Fellowship - Jomien Mouton

Dr Jomien Mouton, Stellenbosch University - VALIDATE Fellow

Identification of latency associated antigens and biosignatures associated with Mycobacterium tuberculosis


Project Aims

Tuberculosis (TB) is a chronic infectious disease, caused by a bacterium called Mycobacterium tuberculosis (Mtb). It is important to realise that most people infected with Mtb do not develop active disease and that these people have no symptoms of disease. In latently infected individuals, the immune system controls the infection and the bacteria enter a state of hibernation, where they are not growing or slowly growing, but are still able to survive. In many people TB remain inactive for a lifetime, but in others, especially those with weak immune systems, with e.g. HIV/AIDS, the bacteria may awaken and cause active TB disease. These hibernating, so-called persister, bacteria are able to survive TB treatment and could contribute to the lengthy drug treatment. It is very difficult to isolate persister bacteria to study them, because these bacteria are present in low numbers and are very difficult to grow. We are therefore interested in finding ways to study persistent bacteria by using specially labelled bacteria and sophisticated, laser-based methods. To be able to do this, we have recently developed a new technique to identify and isolate persistent Mtb. This technique involves the use of two fluorescent proteins, one that allows the tracking of “live” bacteria and one that allows the accurate measurement of bacterial growth. By applying this technique, we have shown that when bacteria enter host cells immune cells (macrophages), both growing and non- or slowly growing bacteria emerge. We now aim to apply this technique to study macrophages containing either non-growing mycobacteria or growing mycobacteria. We will do this by using single-cell technologies to analyse both host and pathogen cells simultaneously to identify a unique signature associated with persister mycobacteria that could be used to assess disease risk. We also aim to identify novel molecules (antigens) associated with persister mycobacteria that are capable of inducing an immune response in latently infected individuals.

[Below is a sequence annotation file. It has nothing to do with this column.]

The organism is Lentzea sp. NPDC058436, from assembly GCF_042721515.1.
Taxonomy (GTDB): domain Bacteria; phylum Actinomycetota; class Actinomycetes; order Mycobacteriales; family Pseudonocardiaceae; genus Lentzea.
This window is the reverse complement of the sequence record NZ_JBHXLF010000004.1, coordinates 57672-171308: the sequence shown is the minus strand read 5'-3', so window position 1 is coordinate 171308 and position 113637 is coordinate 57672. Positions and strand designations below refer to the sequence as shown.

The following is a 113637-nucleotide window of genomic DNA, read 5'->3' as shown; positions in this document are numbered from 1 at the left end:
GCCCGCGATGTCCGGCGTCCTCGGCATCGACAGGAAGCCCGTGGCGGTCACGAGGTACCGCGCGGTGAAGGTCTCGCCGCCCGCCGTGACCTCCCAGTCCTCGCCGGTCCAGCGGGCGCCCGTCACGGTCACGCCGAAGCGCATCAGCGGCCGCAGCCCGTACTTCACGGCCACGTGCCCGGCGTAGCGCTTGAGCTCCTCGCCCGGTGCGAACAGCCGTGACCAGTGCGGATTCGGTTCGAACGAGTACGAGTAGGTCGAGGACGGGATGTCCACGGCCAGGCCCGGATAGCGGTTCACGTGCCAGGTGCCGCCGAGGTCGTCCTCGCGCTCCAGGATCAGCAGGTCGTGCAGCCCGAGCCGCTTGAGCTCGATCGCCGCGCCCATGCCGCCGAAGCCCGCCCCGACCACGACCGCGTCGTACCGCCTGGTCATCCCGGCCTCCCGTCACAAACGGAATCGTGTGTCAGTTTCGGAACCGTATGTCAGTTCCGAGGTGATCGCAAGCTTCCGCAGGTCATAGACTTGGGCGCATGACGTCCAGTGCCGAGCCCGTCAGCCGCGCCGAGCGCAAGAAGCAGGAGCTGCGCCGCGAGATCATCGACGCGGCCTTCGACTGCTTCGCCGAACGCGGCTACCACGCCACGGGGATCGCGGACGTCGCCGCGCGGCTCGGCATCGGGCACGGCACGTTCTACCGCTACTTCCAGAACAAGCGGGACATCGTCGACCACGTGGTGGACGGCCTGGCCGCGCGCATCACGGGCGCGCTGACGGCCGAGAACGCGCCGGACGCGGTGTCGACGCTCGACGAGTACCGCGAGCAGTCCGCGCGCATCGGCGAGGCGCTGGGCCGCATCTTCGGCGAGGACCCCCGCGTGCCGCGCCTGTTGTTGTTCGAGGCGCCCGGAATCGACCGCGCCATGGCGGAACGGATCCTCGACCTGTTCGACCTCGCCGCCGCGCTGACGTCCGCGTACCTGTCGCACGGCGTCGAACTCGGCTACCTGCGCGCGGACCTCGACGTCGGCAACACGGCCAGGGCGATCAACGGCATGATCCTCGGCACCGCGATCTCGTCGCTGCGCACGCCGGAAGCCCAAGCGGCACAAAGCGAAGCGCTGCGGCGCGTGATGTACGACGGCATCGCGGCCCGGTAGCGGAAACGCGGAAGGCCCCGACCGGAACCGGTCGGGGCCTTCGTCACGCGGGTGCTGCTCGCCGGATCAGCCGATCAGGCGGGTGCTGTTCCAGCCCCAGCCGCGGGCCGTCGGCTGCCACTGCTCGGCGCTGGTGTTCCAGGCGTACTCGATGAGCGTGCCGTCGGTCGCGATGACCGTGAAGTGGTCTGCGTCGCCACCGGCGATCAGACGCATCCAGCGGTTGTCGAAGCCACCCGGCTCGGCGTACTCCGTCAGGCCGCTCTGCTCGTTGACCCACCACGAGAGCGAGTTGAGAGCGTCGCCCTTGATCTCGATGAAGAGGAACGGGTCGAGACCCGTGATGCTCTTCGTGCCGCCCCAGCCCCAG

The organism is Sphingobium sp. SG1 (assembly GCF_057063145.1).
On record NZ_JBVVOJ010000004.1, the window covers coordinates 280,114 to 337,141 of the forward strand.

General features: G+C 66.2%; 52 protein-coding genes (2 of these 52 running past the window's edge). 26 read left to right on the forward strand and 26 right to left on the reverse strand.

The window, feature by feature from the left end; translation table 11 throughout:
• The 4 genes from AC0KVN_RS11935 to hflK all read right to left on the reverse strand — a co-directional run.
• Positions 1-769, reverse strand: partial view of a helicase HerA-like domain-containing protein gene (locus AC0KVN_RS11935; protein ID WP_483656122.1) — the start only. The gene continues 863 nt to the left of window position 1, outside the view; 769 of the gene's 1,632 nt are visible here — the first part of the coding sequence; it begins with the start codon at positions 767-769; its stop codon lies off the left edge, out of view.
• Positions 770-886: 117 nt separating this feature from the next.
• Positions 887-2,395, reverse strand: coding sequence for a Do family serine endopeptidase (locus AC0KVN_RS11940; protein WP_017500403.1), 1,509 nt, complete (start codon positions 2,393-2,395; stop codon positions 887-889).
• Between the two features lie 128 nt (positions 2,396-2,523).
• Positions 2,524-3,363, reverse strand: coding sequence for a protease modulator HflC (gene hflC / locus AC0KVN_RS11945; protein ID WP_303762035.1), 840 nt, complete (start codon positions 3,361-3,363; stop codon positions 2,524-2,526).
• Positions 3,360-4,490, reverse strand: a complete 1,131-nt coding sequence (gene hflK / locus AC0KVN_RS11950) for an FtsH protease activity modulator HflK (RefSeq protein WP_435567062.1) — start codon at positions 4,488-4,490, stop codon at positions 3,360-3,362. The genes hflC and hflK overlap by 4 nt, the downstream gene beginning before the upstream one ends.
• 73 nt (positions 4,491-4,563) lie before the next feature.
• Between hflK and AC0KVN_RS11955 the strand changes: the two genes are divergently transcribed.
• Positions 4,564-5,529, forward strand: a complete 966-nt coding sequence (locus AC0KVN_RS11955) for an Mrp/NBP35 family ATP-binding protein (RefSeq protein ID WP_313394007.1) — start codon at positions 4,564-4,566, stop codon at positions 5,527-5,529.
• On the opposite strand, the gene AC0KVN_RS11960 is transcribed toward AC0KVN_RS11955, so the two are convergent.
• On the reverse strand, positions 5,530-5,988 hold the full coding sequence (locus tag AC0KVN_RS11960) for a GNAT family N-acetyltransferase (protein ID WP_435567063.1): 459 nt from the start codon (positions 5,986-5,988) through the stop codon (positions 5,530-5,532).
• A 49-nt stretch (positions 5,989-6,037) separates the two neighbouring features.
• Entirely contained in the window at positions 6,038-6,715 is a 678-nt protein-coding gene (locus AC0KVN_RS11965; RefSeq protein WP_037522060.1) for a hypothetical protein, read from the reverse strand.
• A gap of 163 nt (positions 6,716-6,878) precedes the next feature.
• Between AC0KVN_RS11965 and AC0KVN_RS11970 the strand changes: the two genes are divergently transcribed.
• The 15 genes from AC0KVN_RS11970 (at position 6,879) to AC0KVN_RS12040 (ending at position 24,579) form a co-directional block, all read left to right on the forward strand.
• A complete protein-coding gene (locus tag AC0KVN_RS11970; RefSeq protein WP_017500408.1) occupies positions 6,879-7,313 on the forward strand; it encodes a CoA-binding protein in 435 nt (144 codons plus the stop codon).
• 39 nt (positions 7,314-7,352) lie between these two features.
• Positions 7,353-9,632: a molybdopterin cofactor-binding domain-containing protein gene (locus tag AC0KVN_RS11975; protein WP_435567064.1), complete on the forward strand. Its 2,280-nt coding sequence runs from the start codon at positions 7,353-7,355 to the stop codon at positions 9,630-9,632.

Project Outcomes

To elucidate how macrophages interact with replicating and non-replicating mycobacterium, we employed a dual-fluorescent replication reporter in combination with flow cytometry to identify and isolate host cells containing either non-replicating or replicating mycobacteria for RNA sequencing and fluorophore-conjugated antibody staining. Our results indicate that macrophages containing differentially replicating mycobacteria are distinctly associated with either M1 or M2 macrophage polarisation. The VALIDATE Fellowship has had a tremendous impact on my career development. Specifically, it allowed me to be appointed as a researcher at Stellenbosch University, which afforded me the opportunity to supervise my own students and apply for funding as a primary investigator. In addition, I have had the opportunity to serve on the Network Management Board (NMB) and expand my network by meeting new people at the annual meetings. The funding I have received as part of my fellowship has made high-end research possible that contributed to scarce skills development in RNA sequencing in South Africa.


Project Outputs


Find out more about Dr Jomien Mouton here.

Jomien Mouton